A group of UC Berkeley researchers recently won a 3-year, $2 million National Science Foundation grant to improve the useability of big criminal justice datasets for public defenders and others.
The new Effective Programming, Interaction, and Computation with Data (EPIC) Lab will create computing tools to help defenders, investigators and paralegals without coding expertise more easily research police misconduct, judicial decision-making and related issues for their cases. These tools will initially be used in San Francisco, Alameda and Sacramento.
“There are so many ways that defenders can get better outcomes in the criminal justice system, if they were just able to ask the right questions of the data,” said Aditya Parameswaran, a principal investigator for the lab and an assistant professor in Berkeley’s Department of Electrical Engineering and Computer Sciences and the School of Information. “We’re thinking about what interfaces make sense for these defenders and how to build a system to support them.”
The research will help under-resourced practitioners better defend their clients, potentially keeping more innocent people out of prison, and combat systemic power and resource disparities. This comes as calls for criminal justice reform and police accountability have surged in recent years, including in California.
The EPIC Lab’s first users are local, but it will have wider ripple effects. The ground-breaking data analysis pipelines and interfaces the lab creates will provide a model that could be replicated for defenders in other parts of the country and applied to other social science fields.
“What we're looking to build here is domain-customized, human-in-the-loop data processing pipelines that there aren’t really toolkits for yet,” said Sarah Chasins, a principal investigator for the lab and an assistant professor in the Department of Electrical Engineering and Computer Sciences. “If out of this project we end up building that toolkit — whether that's a domain-specific language or some kind of tool that aids the user in building these pipelines — that would be useful across a broad array of domains, not just criminal justice.”
Other principal investigators on the project include Joseph Hellerstein, Niloufar Salehi and Erin Kerrison. The lab is also collaborating with the National Association of Criminal Defense Lawyers, Secure Justice, and the San Francisco Public Defender office, groups with criminal justice expertise that are helping shape the goals for the tools the lab is developing.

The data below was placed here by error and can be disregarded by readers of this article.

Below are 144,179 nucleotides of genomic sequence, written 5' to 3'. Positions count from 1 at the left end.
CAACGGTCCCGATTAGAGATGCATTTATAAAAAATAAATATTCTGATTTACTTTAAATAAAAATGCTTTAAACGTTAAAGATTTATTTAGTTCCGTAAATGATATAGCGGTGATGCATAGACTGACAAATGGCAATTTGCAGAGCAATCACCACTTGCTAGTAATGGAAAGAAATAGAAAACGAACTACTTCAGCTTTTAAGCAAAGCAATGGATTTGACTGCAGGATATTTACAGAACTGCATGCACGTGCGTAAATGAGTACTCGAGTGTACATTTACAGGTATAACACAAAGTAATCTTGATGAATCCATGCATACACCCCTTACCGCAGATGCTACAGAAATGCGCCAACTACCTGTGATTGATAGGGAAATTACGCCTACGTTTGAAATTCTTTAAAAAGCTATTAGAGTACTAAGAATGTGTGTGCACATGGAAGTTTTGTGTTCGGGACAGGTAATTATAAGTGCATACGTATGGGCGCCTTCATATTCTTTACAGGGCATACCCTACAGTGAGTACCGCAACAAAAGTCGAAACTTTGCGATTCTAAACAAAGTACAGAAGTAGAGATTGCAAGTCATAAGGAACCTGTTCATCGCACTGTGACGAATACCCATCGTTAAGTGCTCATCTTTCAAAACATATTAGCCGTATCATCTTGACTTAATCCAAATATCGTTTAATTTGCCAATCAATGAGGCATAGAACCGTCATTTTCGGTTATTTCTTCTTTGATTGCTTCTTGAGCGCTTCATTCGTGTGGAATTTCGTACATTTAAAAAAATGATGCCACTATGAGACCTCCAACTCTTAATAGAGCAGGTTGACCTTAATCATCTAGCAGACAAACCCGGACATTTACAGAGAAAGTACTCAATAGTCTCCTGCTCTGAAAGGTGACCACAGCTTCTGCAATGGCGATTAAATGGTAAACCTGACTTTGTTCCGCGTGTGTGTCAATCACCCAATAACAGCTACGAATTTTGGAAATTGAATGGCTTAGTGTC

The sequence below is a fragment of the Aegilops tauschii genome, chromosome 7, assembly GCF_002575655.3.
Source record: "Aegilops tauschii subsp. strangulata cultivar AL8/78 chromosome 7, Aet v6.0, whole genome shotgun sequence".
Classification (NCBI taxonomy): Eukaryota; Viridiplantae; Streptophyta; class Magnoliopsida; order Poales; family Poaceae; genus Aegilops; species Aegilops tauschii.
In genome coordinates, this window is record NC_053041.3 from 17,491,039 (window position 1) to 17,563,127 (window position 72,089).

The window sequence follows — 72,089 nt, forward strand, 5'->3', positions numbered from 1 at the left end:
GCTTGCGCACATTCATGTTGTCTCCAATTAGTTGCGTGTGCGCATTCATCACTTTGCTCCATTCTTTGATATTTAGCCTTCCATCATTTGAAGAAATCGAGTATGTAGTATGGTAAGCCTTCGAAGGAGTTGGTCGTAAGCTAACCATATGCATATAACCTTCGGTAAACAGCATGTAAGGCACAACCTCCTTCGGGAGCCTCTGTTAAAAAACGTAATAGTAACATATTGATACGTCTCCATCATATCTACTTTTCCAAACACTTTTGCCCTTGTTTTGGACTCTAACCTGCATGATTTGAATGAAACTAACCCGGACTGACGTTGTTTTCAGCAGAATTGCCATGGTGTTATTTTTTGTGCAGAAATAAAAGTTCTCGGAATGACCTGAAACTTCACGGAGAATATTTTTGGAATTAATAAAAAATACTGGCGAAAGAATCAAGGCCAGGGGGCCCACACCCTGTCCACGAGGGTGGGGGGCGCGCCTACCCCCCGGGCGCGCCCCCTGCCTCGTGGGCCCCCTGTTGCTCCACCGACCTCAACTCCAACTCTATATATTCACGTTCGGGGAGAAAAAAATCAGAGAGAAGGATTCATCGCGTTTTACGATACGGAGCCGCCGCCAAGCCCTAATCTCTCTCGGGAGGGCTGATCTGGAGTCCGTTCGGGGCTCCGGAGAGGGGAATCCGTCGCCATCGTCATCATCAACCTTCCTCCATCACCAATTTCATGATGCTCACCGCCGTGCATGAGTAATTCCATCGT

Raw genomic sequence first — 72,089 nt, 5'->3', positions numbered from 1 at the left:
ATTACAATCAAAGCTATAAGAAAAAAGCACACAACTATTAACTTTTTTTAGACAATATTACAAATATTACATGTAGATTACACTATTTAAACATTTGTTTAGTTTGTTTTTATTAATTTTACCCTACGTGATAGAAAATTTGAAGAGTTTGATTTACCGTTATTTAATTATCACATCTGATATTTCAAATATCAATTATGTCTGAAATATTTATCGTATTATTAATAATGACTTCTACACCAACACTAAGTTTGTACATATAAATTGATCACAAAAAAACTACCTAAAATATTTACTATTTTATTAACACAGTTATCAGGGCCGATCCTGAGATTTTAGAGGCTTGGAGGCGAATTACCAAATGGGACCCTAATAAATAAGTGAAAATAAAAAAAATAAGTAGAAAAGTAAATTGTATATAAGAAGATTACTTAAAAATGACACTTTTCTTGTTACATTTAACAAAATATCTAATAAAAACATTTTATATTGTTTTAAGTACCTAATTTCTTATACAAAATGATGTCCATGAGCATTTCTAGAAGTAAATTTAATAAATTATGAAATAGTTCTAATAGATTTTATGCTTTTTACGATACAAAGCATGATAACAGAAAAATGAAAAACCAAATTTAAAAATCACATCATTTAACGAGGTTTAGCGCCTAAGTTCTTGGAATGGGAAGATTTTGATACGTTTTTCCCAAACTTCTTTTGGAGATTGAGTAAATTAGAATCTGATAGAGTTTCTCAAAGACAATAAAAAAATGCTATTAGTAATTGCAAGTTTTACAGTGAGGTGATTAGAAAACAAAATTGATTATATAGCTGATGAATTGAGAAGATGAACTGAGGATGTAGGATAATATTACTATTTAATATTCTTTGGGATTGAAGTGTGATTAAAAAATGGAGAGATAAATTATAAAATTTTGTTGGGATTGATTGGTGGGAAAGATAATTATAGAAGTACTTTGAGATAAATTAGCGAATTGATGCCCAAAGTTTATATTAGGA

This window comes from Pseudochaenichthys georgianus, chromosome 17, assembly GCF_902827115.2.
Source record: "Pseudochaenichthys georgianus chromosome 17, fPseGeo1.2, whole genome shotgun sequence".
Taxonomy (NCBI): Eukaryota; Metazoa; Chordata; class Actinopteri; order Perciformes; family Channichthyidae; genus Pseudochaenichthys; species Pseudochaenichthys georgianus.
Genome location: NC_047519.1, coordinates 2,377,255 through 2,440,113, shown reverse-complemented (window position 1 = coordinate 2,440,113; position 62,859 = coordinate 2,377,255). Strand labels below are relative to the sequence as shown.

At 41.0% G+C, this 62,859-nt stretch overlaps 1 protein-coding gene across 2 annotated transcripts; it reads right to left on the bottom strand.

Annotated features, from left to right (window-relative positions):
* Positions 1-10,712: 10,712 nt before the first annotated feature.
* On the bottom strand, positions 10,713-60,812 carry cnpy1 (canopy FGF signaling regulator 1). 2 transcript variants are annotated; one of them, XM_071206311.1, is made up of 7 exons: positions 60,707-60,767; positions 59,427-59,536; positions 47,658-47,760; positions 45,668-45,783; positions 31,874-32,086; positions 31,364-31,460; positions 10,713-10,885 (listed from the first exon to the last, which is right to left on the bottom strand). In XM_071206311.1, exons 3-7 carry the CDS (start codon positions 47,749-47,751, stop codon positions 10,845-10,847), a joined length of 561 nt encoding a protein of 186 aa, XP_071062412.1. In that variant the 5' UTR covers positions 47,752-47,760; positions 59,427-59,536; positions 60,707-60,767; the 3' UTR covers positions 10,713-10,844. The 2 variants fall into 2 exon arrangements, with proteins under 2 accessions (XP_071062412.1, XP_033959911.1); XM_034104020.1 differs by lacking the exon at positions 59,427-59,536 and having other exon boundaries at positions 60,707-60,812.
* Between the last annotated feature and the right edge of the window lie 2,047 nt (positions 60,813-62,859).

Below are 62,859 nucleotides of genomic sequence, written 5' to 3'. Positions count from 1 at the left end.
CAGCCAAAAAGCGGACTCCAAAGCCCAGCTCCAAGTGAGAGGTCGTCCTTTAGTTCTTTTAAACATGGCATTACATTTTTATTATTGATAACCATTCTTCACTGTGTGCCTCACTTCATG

The Berkeley Institute for Data Science is also a partner, and additional members of the team include Joseph Gonzalez, Anthony Joseph, Koushik Sen, and Stefan Van Der Walt.
‘The Stories We Tell With The Data’
Researchers will harness a trove of new police records released by departments across California in response to a 2019 state law, enabling defenders to easily search for officers with records of lying, withholding evidence or other kinds of misconduct.
This tool will contribute to a pre-existing collaboration between UC Berkeley and the criminal defense lawyers association, known as the Community Law Enforcement Accountability Network. The project aims to expand a New York Legal Aid Society database in New York City that has helped defenders get charges dropped, cases dismissed and wins at trial.
The researchers will also use existing court records to anticipate a prosecutor or judge’s attitude or tactics, and they intend to create tools and solutions to help defenders access and interpret large datasets used on individual cases, like body camera footage and phone location data.
“Data isn't truth. It's the stories we tell with the data that actually becomes the thing that has an effect on the world,” said Salehi, a principal investigator and an assistant professor in the School of Information. “In a world where increasingly court cases are being decided by data, we hope this will help some public defenders in the ways that they are able to make a case for their individual clients.”
The researchers expect these tools, developed using machine learning, program synthesis, human-centered design and other techniques, will help individuals caught in the cross-hairs of an inequitable system. And it could underpin efforts to combat systemic criminal justice disparities, too.
Researchers plan to use the data to examine patterns of racial discrimination in court outcomes, prosecutorial discretion and policing activities. This information can empower everyone from defendants to legislators to quantify harm and propose targeted changes to improve the system.
“This, frankly, gives public defenders or anybody else, including folks who are accused, information on how cases are handled within these local ecosystems. This knowledge will also bolster litigation efforts in criminal legal system reform,” said Kerrison, a principal investigator and an assistant professor in the School of Social Welfare. “It's not punitive. EPIC is about accountability and evening out resources.”